Cloud computing services offer businesses a way to outsource the management and administration of their desktop environments. With a cloud service, a company can have all of its desktop applications hosted at a third-party data center and accessed conveniently over the Internet. The hosted desktop computing model eliminates the need for companies to maintain their own internal client computing infrastructure. A growing number of companies have been moving their desktop technologies to the cloud because of the many benefits that such a move can deliver.
Hosted desktops can help companies cut costs and complexity.
One of the biggest drivers of the trend has been reduced operating costs. Companies can significantly reduce the cost and complexity involved in maintaining a desktop infrastructure, by having it hosted and managed by a professional services firm. It also eliminates the need for them to maintain expensive desktop help desk and support staff. A hosted desktop architecture allows companies to focus on their core competencies while giving them the ability to fully leverage advances in desktop computing technologies. Cost however, is not the only factor.
A cloud hosted desktop model also offers increased flexibility on several fronts. With cloud hosting for instance, companies no longer have to worry about desktop upgrades or issues such as depreciation and obsolescence, because the cloud provider is the entity that owns and maintains the technology. Most cloud service providers let customers quickly add additional hardware resources as needed and to ramp down the usage when the additional resources are no longer needed. As a result, companies do not have to worry about issues such as scalability or optimizing hardware resource management. Cloud customers also often have access to a wider range of application software and operating system choices than they would have had if they had maintained the desktop environment in-house.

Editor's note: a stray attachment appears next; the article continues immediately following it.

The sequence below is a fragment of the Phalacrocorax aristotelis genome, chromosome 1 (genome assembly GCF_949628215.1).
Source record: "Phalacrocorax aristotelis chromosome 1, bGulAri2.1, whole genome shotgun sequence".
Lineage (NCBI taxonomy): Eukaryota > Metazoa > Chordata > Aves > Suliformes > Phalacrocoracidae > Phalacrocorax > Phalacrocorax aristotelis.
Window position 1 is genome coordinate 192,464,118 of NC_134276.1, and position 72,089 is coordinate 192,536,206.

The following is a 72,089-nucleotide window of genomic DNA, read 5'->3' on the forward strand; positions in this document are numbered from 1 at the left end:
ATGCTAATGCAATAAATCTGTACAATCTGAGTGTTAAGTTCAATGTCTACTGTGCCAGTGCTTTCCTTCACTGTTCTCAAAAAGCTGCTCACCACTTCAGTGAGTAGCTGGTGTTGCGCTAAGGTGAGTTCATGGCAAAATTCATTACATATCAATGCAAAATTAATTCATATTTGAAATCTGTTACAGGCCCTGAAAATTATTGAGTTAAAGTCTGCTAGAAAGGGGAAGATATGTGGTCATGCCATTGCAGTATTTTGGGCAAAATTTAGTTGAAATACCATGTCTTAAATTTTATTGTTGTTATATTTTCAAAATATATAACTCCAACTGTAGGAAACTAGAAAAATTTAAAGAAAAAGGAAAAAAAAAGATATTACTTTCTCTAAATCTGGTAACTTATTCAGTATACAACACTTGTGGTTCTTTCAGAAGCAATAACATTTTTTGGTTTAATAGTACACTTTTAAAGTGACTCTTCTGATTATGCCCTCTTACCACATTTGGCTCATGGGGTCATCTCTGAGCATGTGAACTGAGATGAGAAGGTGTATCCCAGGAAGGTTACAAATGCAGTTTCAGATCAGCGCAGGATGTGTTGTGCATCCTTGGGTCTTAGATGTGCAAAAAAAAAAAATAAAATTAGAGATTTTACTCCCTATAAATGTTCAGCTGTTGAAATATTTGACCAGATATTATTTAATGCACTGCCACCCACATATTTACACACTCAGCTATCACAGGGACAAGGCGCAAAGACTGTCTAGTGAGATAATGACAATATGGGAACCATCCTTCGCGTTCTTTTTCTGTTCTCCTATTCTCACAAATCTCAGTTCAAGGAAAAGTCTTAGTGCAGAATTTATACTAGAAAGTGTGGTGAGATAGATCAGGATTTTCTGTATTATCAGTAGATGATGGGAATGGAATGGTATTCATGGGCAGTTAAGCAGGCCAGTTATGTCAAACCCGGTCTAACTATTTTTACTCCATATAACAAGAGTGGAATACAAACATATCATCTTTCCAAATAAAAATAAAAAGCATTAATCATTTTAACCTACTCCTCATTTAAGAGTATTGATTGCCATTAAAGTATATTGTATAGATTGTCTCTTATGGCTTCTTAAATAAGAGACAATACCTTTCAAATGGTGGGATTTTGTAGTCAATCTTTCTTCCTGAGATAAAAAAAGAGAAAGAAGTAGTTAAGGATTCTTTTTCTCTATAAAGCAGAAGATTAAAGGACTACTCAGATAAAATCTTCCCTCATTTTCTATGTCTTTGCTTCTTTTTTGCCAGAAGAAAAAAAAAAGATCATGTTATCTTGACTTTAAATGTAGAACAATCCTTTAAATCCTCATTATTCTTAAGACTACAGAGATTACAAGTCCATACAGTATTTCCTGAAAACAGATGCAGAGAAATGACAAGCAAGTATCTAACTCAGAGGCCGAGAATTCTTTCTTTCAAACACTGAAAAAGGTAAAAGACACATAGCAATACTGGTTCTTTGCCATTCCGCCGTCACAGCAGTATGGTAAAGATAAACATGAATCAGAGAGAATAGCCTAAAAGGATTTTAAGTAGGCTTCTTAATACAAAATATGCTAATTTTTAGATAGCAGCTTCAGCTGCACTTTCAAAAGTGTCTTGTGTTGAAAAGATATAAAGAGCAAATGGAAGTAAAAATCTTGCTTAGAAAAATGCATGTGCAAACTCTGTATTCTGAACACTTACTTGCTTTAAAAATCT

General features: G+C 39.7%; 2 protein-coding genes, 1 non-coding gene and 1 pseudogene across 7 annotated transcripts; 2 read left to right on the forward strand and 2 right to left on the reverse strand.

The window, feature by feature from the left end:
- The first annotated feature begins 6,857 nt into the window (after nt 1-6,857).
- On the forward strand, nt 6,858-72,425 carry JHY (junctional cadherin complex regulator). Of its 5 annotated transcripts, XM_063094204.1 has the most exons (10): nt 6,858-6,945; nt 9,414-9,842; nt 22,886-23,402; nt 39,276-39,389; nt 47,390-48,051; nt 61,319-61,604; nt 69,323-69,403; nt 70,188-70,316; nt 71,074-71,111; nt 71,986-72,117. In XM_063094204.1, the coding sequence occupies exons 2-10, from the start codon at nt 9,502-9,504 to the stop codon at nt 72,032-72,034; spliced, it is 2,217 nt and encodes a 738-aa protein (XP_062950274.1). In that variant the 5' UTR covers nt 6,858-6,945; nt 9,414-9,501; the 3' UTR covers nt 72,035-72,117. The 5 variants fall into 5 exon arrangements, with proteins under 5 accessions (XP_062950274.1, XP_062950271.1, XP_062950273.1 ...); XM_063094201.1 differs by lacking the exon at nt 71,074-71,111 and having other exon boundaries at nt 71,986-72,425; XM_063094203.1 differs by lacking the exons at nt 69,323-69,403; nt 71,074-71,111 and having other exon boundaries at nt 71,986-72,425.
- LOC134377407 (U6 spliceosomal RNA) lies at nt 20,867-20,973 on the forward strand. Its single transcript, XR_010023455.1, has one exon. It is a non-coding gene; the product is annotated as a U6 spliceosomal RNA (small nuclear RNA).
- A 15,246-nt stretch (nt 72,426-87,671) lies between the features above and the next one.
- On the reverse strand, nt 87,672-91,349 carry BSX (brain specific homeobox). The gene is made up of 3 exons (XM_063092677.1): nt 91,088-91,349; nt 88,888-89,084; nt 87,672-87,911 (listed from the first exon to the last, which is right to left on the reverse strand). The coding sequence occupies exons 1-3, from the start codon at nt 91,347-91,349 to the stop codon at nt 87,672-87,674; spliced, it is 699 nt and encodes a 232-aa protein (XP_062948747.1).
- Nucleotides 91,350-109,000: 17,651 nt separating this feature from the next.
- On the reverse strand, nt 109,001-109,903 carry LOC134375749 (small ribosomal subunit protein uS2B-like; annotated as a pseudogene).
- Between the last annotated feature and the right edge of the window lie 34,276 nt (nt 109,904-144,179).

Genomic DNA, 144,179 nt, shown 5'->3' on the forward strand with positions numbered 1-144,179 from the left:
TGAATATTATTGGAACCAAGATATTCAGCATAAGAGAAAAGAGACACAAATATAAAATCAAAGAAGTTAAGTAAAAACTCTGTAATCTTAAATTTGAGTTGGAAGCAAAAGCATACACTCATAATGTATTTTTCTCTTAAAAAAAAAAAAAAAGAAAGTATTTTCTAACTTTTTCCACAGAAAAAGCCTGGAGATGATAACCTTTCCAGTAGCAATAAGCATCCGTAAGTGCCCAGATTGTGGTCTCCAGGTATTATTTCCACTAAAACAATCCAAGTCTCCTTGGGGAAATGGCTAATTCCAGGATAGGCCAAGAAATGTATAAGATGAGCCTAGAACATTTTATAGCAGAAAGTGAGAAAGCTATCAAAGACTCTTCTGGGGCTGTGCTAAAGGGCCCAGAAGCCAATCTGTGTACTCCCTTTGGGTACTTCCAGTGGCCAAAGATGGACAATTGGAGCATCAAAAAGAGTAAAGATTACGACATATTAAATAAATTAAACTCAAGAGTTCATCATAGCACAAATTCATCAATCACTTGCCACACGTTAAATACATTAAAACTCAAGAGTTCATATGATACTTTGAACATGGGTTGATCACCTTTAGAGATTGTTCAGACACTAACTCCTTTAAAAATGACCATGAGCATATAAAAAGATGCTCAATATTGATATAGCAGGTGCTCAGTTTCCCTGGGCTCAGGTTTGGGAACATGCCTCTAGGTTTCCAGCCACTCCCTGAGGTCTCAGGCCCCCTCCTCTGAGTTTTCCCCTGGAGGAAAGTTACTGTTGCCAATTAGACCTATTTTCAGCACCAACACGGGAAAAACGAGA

Better security, business continuity and disaster recoverability
Security and reliability are two other big reasons for considering the cloud. Most cloud providers offer data backup and data recovery services as part of their hosting portfolio. This mitigates the chances of catastrophic data loss or data corruption. Importantly, cloud providers host customer applications on geographically distributed servers and data centers. As a result, they offer better business continuity and disaster recovery capabilities compared to what a company would have been able to achieve within their own data centers. Customers can simply specify the amount of application uptime and availability they require in their service level agreements. The cloud provider is then responsible for ensuring that those service level agreements are met on a consistent basis.